The positive effects of anecic and epigeic species on water infiltration are important aspects for soil hydrology modelling. Bardgett et al.  outlined an approach that could be used to link earthworm community characteristics to soil hydrological processes. Both anecic and epigeic earthworms positively affect water transport to the deeper soil layer and ultimately to groundwater. This insight provides a challenge for land-management, since it is known that cultivation (disturbance) has a positive effect on soil hydraulic properties, yet such management is shown here to result in an average two to three fold reduction in earthworm abundance and negative effects on multiple soil fungal community metrics. Research to identify optimal strategies that exploit both the benefits of cultivation, while maintaining earthworm and fungal communities, is therefore needed to devise an approach that maximises hydrological processes to prevent run-off in managed lands.
Fungi too are known to contribute to soil structural development through hyphal growth and the production of coagulating substances like glomalin which may act as a ‘glue’ for soil microaggregates [15, 16]. In this study, the positive relationship between the responses of fungi and soil microaggregate stability, which was generally consistent across studies and transitions, demonstrates a strong functional link between these microbes and soil structure properties. This reinforces similar positive relationships found between glomalin and aggregate stability at individual locations e.g. [16, 42, 43]. That glomalin levels in common with a number of other fungal community metrics respond positively to extensification as land-use transition from arable to pasture to woodland, suggests that measurement of this protein may be a useful integrative indicator of changes in the fungal community and associated soil functional metrics.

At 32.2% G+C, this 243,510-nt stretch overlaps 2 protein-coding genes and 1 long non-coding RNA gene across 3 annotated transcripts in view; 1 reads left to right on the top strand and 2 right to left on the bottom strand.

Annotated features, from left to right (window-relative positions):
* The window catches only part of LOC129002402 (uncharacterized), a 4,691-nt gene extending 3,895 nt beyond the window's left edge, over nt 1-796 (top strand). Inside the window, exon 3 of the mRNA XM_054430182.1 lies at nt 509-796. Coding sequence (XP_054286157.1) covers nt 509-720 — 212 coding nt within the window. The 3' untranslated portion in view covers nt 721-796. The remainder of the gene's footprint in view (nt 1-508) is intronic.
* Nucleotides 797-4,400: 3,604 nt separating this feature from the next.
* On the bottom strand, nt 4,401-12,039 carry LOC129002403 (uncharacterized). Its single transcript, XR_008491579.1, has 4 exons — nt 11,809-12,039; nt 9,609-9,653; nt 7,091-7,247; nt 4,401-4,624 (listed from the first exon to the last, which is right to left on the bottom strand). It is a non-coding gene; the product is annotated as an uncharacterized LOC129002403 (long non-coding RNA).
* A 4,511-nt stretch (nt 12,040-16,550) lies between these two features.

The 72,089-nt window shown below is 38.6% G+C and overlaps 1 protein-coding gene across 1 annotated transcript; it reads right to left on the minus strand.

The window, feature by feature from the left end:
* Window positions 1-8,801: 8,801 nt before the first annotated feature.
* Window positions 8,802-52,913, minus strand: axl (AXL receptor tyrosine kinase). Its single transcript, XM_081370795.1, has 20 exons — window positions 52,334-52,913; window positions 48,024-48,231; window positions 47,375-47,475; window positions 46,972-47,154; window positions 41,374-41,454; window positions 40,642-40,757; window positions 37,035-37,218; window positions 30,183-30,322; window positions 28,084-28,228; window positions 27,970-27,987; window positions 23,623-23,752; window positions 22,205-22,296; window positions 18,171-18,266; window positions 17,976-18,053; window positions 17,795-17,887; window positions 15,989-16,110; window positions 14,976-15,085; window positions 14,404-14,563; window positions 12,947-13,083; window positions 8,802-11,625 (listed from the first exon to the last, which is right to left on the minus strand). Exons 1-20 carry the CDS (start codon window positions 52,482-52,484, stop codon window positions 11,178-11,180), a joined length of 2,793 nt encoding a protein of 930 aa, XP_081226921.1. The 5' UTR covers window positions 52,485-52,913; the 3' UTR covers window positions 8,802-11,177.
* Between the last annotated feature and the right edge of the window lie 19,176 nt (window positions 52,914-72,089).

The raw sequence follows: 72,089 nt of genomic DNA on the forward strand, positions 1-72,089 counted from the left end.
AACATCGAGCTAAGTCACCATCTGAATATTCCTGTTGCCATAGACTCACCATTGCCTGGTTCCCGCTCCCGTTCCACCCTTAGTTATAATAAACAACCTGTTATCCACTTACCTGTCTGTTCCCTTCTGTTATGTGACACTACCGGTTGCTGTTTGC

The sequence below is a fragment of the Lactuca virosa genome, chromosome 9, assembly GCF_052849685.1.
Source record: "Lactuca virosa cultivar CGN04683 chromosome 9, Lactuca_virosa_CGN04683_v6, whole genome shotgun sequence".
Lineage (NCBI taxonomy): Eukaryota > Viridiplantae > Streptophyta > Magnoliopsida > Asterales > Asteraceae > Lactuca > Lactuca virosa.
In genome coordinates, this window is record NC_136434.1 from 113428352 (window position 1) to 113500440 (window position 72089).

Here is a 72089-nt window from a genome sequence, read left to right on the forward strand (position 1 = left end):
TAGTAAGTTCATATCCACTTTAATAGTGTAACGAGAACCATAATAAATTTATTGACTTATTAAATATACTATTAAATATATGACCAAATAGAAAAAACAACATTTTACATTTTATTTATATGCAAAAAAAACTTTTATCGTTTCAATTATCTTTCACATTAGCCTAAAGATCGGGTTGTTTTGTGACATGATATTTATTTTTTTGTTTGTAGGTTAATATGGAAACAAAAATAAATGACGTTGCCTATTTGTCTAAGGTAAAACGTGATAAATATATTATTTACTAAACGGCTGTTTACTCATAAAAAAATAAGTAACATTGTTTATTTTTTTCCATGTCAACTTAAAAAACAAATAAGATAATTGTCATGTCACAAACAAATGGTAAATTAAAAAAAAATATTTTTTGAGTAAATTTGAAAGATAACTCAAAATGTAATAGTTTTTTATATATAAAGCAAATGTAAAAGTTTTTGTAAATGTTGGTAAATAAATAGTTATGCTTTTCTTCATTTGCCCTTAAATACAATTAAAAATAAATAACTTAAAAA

The wealth of species that are present in soils has long been recognised to contribute to many important ecological processes [44–46]. Quantifying precisely how land use and land management practices influence important soil taxa can provide practitioners with essential information that can be used to identify best practices for sustainable soil management. For example, in unmanaged systems understanding the contribution of earthworm and fungal communities to soil porosity and structure can provide useful information that can help to assess vulnerability to surface run-off and water logging. In managed systems, this detailed information can be used to identify best practice in relation to tillage levels and resulting effects on earthworms and fungi. The wider up-scaling of this knowledge through modelling to the landscape level can then be used to enhance the scientific basis for environmental economic modelling, providing a basis for sound decision making that optimises environmental benefits and enhance farmers’ income security .